Wednesday, March 26, 2008

My Richard Widmark Moment ("Shrimp, or plate of shrimp.")

JUNGOSPHERE--It's an amazing coincidence, or there's something here: last-night, I finished watching the final Hammer horror film--"To the Devil a Daughter"--from 1976, a great film with Christopher Lee. This was the first major film role for the 18-year-old Natassja Kinski, and one of the later ones for Richard Widmark. The story is very similar to Roman Polanski's film version of "Rosemary's Baby" (1968, the year I was born).

What's interesting is that I began watching the film on Easter Sunday--it just felt right somehow, movie about satanists--and began watching it again Monday, then Tuesday night. Widmark died on Monday, and it doesn't appear that any information on the exact time is being given, but he died abruptly. On Sunday, I was watching the film, and wondered to myself, "Isn't Richard Widmark still alive? Surely, he still is, though he must be in his nineties." and I shrugged-it-off.

What's bizarre is where I stopped the film on Monday: there is a confrontation between Widmark (an expert on occultism, a "good" protagonist of the story) and Christopher Lee's heretic priest, a satanist. Widmark is literally struck-down in the scene, but he doesn't die. That's where I ended the movie, finally finishing it today...and the news flashed that Richard Widmark was dead, aged 93.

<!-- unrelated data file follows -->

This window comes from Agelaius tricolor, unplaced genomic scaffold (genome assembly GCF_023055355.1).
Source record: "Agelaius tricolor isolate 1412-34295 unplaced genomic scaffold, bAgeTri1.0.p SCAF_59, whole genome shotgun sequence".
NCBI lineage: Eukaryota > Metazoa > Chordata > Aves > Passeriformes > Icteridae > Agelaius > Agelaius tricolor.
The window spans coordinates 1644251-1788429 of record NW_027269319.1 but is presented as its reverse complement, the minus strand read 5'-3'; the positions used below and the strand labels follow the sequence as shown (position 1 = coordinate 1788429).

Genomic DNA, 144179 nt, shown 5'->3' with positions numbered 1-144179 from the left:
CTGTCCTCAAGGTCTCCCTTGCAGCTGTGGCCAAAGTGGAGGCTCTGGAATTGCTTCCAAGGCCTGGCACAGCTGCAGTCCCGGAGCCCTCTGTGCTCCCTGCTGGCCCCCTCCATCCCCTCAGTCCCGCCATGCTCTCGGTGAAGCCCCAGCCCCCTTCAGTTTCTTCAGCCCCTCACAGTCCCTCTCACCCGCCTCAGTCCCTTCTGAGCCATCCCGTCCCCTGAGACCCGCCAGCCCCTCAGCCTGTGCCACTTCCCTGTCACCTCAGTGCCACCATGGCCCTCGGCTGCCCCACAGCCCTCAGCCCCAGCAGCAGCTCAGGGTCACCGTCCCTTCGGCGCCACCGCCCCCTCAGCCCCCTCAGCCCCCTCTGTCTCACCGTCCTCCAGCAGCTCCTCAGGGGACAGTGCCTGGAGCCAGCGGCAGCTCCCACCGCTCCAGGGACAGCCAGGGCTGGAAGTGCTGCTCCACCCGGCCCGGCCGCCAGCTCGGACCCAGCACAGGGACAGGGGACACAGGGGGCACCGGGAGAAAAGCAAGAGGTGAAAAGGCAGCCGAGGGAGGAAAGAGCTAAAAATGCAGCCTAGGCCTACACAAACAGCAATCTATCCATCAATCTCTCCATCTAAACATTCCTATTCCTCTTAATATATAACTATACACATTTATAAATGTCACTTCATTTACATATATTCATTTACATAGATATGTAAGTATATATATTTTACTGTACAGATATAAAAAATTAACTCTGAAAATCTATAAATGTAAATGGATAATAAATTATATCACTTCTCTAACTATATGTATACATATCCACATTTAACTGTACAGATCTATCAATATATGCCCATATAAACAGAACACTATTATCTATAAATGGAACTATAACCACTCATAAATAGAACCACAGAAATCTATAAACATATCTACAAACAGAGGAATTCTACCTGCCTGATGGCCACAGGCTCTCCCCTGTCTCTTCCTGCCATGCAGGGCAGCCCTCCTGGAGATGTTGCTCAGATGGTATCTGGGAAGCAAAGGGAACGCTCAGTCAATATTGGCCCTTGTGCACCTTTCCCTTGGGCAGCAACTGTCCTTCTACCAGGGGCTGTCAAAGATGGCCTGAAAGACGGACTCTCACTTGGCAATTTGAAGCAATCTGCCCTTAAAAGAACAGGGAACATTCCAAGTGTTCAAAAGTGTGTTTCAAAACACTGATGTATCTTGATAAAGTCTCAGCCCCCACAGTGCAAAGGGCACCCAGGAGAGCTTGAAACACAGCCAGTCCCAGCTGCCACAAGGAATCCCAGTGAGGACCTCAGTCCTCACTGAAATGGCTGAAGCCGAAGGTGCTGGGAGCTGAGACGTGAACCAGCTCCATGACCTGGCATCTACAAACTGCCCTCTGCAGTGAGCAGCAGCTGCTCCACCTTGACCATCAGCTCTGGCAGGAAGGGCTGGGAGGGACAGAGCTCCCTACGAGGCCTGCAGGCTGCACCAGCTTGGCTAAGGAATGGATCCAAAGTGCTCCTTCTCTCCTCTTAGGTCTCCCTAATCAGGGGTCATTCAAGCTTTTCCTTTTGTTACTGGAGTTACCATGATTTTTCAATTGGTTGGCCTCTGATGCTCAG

He was a great of the film noir era, one of the most creative periods of the golden age of Hollywood, and acted in films by Samuel Fuller like "Pickup on South Street" (1953), a real classic "Cold War-noir," the legendary "Kiss of Death"(1947), "Night and the City" (directed by Jules Dassin, 1950), "Broken Lance" (a western, 1954), and so many others. But it's going to be "Kiss of Death" with its scene of his character Tommy Udo pushing a wheelchair-bound old woman down a flight of stairs. When Widmark played a bad-guy, you really hated him, and he was believable--you never doubted his performances, he understood the fallen. This writer predicts more of a return to the noir-aesthetic in film, considering the darkness and uncertainty of this era (thanks Len).